WASHINGTON (CNN) - The Republican and Democratic conventions are still months away, but speculation on possible vice presidential candidates is running rampant.
The V.P. subject is just too enticing for most reporters, especially as the field continues to dwindle. But when the question is raised, potential running-mates from both parties almost always answer the same way: complete denial of any interest in the position.
Sunday was no different.
Governor Tim Pawlenty, R-Minnesota, spoke about the 2008 race with John King on CNN’s Late Edition. When asked about last week's Washington Post article that had Pawlenty on the short-list for John McCain's running-mate, the governor replied, "I don’t need a day job. I have one. I’m focused on being governor."
On Fox News Sunday, Governor Tim Kaine, D-Virginia, rejected the idea that he’s interested in Barack Obama's number two post. "I do have a very important job at hand, which is governing Virginia. I want to do everything I can to help Barack win Virginia, and I think I can do that as governor."
And Sen. Kay Bailey Hutchinson, R-Texas, was even more straightforward on ABC’s “This Week.” In response to Steve Forbes' comment that she is the "frontrunner" for McCain’s V.P. pick, Hutchinson said “I think that Sen. McCain has a lot of options, I think he has to look at a lot of different factors. I don’t want to be vice president."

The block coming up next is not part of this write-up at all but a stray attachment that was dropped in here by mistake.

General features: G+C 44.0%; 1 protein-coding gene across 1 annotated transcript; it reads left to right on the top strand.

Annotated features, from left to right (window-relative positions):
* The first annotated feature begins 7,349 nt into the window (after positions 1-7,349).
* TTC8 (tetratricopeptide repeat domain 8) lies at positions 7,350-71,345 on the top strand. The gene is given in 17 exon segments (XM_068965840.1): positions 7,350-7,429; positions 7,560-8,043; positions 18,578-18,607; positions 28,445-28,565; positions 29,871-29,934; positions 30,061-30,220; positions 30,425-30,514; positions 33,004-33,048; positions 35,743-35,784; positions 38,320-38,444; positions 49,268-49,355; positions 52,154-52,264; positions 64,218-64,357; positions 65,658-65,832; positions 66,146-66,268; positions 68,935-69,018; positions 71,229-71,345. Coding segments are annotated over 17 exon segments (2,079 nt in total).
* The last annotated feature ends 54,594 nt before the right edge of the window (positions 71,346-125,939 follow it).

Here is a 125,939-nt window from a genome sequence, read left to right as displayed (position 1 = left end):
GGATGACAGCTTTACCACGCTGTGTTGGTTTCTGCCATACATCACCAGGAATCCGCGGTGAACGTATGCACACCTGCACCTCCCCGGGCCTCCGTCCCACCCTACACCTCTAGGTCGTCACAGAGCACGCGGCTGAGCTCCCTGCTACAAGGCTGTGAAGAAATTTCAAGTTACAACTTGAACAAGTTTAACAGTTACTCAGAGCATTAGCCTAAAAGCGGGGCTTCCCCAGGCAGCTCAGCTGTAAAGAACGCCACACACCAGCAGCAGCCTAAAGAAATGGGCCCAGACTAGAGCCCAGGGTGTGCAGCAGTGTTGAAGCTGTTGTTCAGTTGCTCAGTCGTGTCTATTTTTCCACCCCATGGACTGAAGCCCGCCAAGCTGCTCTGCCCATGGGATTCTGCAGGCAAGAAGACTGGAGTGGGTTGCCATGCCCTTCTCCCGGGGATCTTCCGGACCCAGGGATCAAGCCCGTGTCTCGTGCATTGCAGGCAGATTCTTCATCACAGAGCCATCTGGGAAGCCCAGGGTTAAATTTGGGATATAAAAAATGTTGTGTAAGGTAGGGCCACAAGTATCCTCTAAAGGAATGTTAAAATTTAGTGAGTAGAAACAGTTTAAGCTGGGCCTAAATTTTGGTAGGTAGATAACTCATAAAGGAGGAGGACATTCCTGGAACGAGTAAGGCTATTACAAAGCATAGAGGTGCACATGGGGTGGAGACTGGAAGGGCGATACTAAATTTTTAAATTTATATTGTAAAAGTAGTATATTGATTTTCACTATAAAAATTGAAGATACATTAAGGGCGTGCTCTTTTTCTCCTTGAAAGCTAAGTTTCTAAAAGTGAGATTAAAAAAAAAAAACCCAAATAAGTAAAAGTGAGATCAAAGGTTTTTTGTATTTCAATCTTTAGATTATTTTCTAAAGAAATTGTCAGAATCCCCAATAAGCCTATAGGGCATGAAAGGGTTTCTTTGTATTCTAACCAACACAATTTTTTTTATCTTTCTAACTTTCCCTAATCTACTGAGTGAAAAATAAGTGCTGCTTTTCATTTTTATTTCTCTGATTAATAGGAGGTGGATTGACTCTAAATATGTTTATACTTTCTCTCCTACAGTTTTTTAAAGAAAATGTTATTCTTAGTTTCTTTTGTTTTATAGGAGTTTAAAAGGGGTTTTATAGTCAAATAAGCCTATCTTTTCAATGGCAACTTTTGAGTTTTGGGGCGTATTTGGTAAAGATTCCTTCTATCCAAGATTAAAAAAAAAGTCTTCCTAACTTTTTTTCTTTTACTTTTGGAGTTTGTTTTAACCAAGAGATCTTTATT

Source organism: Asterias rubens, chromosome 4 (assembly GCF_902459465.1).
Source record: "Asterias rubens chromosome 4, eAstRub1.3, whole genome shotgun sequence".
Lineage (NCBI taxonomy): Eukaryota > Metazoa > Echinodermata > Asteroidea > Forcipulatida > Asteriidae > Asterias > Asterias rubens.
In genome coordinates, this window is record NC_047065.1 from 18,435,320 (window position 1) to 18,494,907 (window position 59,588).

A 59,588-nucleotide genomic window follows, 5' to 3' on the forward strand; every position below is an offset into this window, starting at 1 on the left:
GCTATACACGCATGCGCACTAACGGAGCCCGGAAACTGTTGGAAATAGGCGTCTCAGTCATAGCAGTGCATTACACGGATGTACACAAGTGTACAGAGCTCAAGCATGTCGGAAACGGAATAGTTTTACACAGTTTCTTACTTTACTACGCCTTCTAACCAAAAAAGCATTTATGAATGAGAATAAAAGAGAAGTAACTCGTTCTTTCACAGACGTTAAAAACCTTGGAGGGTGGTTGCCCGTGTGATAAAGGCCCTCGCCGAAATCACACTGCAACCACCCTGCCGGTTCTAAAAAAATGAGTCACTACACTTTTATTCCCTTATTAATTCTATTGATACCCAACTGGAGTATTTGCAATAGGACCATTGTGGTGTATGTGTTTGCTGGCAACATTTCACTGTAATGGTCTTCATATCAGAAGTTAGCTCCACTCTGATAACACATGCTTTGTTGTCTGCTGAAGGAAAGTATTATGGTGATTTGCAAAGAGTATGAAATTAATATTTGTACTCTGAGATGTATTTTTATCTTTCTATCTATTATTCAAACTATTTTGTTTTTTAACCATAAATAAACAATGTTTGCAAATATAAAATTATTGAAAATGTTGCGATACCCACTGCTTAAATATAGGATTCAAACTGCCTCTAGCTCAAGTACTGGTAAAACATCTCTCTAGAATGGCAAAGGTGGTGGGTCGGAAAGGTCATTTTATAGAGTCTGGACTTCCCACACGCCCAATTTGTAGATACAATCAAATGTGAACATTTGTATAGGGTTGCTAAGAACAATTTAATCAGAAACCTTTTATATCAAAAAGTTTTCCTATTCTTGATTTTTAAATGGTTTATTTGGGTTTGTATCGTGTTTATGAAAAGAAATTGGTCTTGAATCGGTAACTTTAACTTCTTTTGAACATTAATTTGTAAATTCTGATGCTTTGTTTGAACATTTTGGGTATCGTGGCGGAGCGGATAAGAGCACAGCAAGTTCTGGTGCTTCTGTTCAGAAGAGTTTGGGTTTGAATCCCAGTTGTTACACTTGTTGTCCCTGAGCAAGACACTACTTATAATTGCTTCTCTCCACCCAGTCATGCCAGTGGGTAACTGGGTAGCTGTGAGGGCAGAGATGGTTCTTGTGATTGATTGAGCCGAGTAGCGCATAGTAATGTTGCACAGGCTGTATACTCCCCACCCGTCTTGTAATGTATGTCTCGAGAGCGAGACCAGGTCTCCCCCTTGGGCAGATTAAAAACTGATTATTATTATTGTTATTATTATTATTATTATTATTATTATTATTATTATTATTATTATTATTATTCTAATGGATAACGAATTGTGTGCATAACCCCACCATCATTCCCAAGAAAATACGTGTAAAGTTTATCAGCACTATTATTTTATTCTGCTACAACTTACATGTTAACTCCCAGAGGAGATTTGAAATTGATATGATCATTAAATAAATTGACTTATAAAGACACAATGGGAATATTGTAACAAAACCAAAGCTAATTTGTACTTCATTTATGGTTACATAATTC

Perhaps the most expected V.P. dismissal came from Sen. Chuck Hagel, R-Nebraska, who also appeared on Late Edition. For months, rumors have surfaced of Hagel joining up with New York City Mayor Michael Bloomberg of New York for a potential independent ticket. To that suggestion, he responded, “Chuck Hagel is out of the mix. I’m going to continue to focus on my job in the Senate, and do what I can to influence the direction of our country over the next year.”
- CNN's Peter Lanier